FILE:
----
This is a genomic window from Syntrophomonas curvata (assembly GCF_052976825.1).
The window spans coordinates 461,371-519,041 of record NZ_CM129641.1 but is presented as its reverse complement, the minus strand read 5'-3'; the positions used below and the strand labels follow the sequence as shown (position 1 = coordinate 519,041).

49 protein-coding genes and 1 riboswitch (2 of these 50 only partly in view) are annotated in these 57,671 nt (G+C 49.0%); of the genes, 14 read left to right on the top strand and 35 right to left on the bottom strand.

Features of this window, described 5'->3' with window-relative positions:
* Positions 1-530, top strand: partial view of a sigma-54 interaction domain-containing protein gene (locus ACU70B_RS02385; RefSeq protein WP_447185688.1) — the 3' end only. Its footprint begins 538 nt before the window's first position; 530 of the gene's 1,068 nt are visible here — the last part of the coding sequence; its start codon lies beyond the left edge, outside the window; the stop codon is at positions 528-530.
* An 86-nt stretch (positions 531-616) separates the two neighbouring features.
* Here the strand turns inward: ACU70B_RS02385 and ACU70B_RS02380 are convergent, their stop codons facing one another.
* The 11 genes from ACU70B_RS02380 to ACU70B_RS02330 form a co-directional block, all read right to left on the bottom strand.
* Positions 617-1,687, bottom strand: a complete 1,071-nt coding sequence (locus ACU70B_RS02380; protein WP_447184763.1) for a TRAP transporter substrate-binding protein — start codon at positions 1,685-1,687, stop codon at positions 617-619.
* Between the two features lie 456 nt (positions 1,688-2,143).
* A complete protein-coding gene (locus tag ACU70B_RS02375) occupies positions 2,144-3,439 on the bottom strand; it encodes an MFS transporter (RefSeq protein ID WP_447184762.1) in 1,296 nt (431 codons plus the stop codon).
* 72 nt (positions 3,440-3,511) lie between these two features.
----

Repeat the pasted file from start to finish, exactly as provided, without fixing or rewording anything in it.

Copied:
This is a genomic window from Syntrophomonas curvata (assembly GCF_052976825.1).
The window spans coordinates 461,371-519,041 of record NZ_CM129641.1 but is presented as its reverse complement, the minus strand read 5'-3'; the positions used below and the strand labels follow the sequence as shown (position 1 = coordinate 519,041).

49 protein-coding genes and 1 riboswitch (2 of these 50 only partly in view) are annotated in these 57,671 nt (G+C 49.0%); of the genes, 14 read left to right on the top strand and 35 right to left on the bottom strand.

Features of this window, described 5'->3' with window-relative positions:
* Positions 1-530, top strand: partial view of a sigma-54 interaction domain-containing protein gene (locus ACU70B_RS02385; RefSeq protein WP_447185688.1) — the 3' end only. Its footprint begins 538 nt before the window's first position; 530 of the gene's 1,068 nt are visible here — the last part of the coding sequence; its start codon lies beyond the left edge, outside the window; the stop codon is at positions 528-530.
* An 86-nt stretch (positions 531-616) separates the two neighbouring features.
* Here the strand turns inward: ACU70B_RS02385 and ACU70B_RS02380 are convergent, their stop codons facing one another.
* The 11 genes from ACU70B_RS02380 to ACU70B_RS02330 form a co-directional block, all read right to left on the bottom strand.
* Positions 617-1,687, bottom strand: a complete 1,071-nt coding sequence (locus ACU70B_RS02380; protein WP_447184763.1) for a TRAP transporter substrate-binding protein — start codon at positions 1,685-1,687, stop codon at positions 617-619.
* Between the two features lie 456 nt (positions 1,688-2,143).
* A complete protein-coding gene (locus tag ACU70B_RS02375) occupies positions 2,144-3,439 on the bottom strand; it encodes an MFS transporter (RefSeq protein ID WP_447184762.1) in 1,296 nt (431 codons plus the stop codon).
* 72 nt (positions 3,440-3,511) lie between these two features.